‘I still miss him, but when I see the pictures I’m happy, because he does have a better life than any I could give him,’ she said, showing off a radio given to her by the boy’s new family. ‘If they offered to give him back, of course, I’d want that. But at least I know he’s being taken care of.’
Sou Soam, 64, hopes that’s true for her grandson, too, but she has no way of knowing. She sold the day-old boy for $40 after her daughter died in childbirth seven years ago. ‘I just want to see how he’s grown, what he looks like,’ said Sou Soam. ‘I had no money and five other grandchildren to care for.’
Most Cambodian parents think they were doing the right thing. Run Chenda, sold by her mother into prostitution aged nine for $80, says children who go to rich foreigners are the lucky ones. ‘If I could trade places with any of them, I would,’ she said.
In Azerbaijan, six doctors and nurses are now on trial on charges of illegally handing over nearly 200 children to foreigners for adoption. A temporary moratorium has been declared on foreign adoptions in the country until the rules are re-examined.
Romania, which 15 years ago had massive media coverage over the state of its orphanages, passed a law in July limiting foreign adoption to a child’s grandparents. Last month, France and Romania set up a committee to help 130 French couples already in the process of adopting Romanian orphans.
In Russia, where tabloids fed on the news that German Chancellor Gerhard Schröder had adopted a Russian child and that actress Angelina Jolie planned to, deputy prosecutor-general Vladimir Kolesnikov said bribery and fraud is still widespread. Last year a man was jailed after selling 558 children over the course of eight years.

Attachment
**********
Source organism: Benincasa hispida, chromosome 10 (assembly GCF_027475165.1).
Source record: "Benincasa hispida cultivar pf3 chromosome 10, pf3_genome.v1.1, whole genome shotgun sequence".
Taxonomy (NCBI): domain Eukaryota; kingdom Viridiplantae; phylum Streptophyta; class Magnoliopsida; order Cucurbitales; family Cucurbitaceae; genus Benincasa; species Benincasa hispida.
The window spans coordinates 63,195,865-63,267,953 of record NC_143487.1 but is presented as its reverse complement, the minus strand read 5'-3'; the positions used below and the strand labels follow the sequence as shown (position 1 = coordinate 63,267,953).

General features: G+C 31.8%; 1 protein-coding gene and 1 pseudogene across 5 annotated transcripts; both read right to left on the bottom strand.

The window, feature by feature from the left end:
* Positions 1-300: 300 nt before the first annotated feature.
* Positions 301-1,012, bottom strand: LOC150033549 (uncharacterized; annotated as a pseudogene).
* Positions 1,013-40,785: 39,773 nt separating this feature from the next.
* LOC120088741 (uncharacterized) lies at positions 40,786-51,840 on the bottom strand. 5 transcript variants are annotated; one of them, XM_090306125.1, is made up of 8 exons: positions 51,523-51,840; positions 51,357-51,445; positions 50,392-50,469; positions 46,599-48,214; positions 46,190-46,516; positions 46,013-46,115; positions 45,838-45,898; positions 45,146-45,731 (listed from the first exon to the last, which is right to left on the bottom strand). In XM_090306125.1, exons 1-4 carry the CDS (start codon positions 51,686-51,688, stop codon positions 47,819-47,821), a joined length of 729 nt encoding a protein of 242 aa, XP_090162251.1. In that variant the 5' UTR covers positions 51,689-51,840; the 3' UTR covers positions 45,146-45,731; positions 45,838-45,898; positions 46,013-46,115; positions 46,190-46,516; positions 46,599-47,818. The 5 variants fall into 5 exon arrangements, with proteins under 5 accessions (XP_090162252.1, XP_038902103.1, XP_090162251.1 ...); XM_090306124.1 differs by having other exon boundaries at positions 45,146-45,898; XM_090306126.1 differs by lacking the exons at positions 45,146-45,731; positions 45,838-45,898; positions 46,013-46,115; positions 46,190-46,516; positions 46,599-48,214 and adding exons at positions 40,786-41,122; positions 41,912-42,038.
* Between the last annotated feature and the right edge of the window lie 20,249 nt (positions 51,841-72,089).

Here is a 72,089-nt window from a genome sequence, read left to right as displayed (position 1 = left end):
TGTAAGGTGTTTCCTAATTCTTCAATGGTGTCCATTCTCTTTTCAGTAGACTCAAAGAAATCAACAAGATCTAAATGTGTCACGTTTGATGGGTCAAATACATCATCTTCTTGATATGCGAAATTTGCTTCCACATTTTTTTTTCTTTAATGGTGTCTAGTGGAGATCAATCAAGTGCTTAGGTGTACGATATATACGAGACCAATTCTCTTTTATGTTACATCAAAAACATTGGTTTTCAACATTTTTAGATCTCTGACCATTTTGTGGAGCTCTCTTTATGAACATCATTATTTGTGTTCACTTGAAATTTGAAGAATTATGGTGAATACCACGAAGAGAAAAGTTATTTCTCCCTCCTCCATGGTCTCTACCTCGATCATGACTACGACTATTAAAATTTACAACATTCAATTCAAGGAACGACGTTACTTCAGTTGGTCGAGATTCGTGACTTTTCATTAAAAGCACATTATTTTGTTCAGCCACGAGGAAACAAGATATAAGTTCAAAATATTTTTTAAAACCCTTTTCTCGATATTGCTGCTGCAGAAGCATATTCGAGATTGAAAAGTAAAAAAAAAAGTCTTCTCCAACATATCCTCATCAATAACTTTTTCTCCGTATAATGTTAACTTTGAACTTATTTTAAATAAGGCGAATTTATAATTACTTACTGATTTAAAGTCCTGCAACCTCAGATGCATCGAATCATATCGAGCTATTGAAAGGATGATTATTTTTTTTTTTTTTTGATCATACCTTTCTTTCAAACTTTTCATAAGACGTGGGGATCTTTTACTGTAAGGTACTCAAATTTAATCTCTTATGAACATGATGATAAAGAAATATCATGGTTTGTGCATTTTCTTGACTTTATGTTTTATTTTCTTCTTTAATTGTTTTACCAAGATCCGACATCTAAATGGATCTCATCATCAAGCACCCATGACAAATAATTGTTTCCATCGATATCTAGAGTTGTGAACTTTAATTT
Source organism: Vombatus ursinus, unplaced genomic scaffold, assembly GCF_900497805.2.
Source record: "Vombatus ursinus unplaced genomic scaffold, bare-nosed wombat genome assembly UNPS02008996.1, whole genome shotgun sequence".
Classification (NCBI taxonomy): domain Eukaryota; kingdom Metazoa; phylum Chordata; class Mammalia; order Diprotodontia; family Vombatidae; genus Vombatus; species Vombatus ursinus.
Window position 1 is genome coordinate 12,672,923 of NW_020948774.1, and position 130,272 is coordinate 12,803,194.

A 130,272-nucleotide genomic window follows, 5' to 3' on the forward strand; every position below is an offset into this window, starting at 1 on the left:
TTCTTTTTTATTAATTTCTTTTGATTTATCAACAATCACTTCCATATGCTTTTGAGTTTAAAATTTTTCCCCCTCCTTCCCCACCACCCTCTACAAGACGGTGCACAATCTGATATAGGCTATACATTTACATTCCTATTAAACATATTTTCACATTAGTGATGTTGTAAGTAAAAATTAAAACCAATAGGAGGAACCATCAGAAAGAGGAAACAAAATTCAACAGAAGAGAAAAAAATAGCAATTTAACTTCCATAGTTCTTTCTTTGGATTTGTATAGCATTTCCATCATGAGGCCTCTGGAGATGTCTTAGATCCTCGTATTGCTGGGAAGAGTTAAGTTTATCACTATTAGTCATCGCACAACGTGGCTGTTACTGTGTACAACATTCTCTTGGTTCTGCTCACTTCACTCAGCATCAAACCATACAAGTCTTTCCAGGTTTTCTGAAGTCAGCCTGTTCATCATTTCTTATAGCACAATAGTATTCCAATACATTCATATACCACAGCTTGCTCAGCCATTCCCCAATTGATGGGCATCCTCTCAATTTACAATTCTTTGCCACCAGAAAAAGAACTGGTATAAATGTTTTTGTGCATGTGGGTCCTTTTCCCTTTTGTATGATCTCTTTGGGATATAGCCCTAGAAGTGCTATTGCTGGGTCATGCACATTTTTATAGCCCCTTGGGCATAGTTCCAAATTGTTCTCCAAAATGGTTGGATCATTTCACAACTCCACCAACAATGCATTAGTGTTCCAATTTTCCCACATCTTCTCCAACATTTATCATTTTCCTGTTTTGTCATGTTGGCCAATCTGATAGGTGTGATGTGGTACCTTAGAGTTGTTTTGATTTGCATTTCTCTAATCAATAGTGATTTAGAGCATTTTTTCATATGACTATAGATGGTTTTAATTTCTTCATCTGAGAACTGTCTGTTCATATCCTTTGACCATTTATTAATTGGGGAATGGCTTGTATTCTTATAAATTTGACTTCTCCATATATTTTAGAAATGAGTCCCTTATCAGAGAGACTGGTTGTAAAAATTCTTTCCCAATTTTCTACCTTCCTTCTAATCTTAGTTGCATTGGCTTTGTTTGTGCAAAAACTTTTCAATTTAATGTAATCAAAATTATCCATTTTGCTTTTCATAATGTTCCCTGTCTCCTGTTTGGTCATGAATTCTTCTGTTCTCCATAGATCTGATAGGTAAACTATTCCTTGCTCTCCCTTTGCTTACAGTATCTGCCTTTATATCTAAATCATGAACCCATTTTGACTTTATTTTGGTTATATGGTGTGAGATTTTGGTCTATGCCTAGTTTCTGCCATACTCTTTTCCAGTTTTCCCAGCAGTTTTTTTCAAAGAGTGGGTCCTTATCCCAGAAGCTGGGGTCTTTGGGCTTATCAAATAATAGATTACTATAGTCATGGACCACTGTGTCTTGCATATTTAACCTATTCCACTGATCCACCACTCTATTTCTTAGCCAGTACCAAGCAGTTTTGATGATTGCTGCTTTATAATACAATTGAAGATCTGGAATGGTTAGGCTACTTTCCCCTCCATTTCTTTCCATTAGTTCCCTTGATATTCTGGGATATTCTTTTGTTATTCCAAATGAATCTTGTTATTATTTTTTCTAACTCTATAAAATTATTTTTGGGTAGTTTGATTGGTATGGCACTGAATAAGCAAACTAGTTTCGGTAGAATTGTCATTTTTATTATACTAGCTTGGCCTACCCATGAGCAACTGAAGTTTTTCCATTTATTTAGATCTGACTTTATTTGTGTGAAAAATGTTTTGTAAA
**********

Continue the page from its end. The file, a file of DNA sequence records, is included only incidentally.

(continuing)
‘There is trafficking in children in Russia,’ said Ekaterina Lakhova, head of the Duma committee on family affairs and a critic of foreign adoption. She points to reports of Russian children being abused in their new families: an American couple in New Jersey were jailed for 10 years for abusing their seven-year-old adopted son, Viktor, who died of hypothermia after being made to sleep in an unheated cellar, and a Colorado woman recently tried to re-sell her Russian daughter on the Internet.
‘We are unable to monitor the support of Russian children adopted by foreigners. Russia’s jurisdiction does not transcend the borders of our country,’ Lakhova said.
In 2000, President Vladimir Putin required all adoption agencies in Russia to obtain certificates, a process that temporarily halted adoptions and left the country with about 90 private agencies, more than half based in America.
But Russia is now about to go further. After a series of committee hearings last week, the Duma is considering a draft law to limit adoptions to countries that have signed a bilateral agreement. This would temporarily halt adoption to Britain and Italy, and entirely end adoptions to Canada and the US. Lakhova estimates some 100 agencies work illegally in Russia.
‘It is virtually impossible to bring people abusing these procedures to criminal or administrative responsibility. There is a need to establish state control over the adoption procedure in Russia and to ensure the rights of adopted children abroad.’